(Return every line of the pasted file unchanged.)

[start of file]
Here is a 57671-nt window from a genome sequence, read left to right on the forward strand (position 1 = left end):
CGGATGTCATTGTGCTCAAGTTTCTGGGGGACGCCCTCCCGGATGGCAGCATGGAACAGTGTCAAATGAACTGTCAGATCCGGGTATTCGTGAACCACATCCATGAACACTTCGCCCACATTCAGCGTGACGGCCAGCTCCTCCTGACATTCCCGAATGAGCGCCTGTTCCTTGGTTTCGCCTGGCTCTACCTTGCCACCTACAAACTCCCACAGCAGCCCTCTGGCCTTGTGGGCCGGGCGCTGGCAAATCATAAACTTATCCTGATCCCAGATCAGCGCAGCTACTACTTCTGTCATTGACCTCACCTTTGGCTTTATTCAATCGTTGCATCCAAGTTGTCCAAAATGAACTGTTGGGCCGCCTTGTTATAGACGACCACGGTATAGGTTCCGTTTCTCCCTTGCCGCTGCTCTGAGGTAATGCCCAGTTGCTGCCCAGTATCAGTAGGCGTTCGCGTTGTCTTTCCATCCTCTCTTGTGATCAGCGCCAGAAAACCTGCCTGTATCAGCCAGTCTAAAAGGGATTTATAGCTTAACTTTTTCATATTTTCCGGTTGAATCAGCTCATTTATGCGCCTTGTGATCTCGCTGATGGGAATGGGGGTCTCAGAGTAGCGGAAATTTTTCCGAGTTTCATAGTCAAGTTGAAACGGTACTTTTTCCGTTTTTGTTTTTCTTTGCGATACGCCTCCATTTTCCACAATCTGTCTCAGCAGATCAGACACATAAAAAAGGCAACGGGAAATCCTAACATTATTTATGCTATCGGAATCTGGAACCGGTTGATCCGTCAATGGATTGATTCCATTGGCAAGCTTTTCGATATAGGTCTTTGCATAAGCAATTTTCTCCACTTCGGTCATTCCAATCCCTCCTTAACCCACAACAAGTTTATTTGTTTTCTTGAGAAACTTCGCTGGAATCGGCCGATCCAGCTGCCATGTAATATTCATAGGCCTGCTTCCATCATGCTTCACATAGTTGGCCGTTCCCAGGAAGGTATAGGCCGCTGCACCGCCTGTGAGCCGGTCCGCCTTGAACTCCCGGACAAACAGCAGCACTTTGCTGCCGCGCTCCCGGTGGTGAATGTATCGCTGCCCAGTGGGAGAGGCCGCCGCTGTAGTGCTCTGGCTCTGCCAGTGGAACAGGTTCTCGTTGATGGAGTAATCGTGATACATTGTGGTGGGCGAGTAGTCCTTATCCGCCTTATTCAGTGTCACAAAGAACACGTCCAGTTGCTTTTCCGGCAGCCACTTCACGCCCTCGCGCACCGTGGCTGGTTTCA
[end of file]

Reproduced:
Here is a 57671-nt window from a genome sequence, read left to right on the forward strand (position 1 = left end):
CGGATGTCATTGTGCTCAAGTTTCTGGGGGACGCCCTCCCGGATGGCAGCATGGAACAGTGTCAAATGAACTGTCAGATCCGGGTATTCGTGAACCACATCCATGAACACTTCGCCCACATTCAGCGTGACGGCCAGCTCCTCCTGACATTCCCGAATGAGCGCCTGTTCCTTGGTTTCGCCTGGCTCTACCTTGCCACCTACAAACTCCCACAGCAGCCCTCTGGCCTTGTGGGCCGGGCGCTGGCAAATCATAAACTTATCCTGATCCCAGATCAGCGCAGCTACTACTTCTGTCATTGACCTCACCTTTGGCTTTATTCAATCGTTGCATCCAAGTTGTCCAAAATGAACTGTTGGGCCGCCTTGTTATAGACGACCACGGTATAGGTTCCGTTTCTCCCTTGCCGCTGCTCTGAGGTAATGCCCAGTTGCTGCCCAGTATCAGTAGGCGTTCGCGTTGTCTTTCCATCCTCTCTTGTGATCAGCGCCAGAAAACCTGCCTGTATCAGCCAGTCTAAAAGGGATTTATAGCTTAACTTTTTCATATTTTCCGGTTGAATCAGCTCATTTATGCGCCTTGTGATCTCGCTGATGGGAATGGGGGTCTCAGAGTAGCGGAAATTTTTCCGAGTTTCATAGTCAAGTTGAAACGGTACTTTTTCCGTTTTTGTTTTTCTTTGCGATACGCCTCCATTTTCCACAATCTGTCTCAGCAGATCAGACACATAAAAAAGGCAACGGGAAATCCTAACATTATTTATGCTATCGGAATCTGGAACCGGTTGATCCGTCAATGGATTGATTCCATTGGCAAGCTTTTCGATATAGGTCTTTGCATAAGCAATTTTCTCCACTTCGGTCATTCCAATCCCTCCTTAACCCACAACAAGTTTATTTGTTTTCTTGAGAAACTTCGCTGGAATCGGCCGATCCAGCTGCCATGTAATATTCATAGGCCTGCTTCCATCATGCTTCACATAGTTGGCCGTTCCCAGGAAGGTATAGGCCGCTGCACCGCCTGTGAGCCGGTCCGCCTTGAACTCCCGGACAAACAGCAGCACTTTGCTGCCGCGCTCCCGGTGGTGAATGTATCGCTGCCCAGTGGGAGAGGCCGCCGCTGTAGTGCTCTGGCTCTGCCAGTGGAACAGGTTCTCGTTGATGGAGTAATCGTGATACATTGTGGTGGGCGAGTAGTCCTTATCCGCCTTATTCAGTGTCACAAAGAACACGTCCAGTTGCTTTTCCGGCAGCCACTTCACGCCCTCGCGCACCGTGGCTGGTTTCA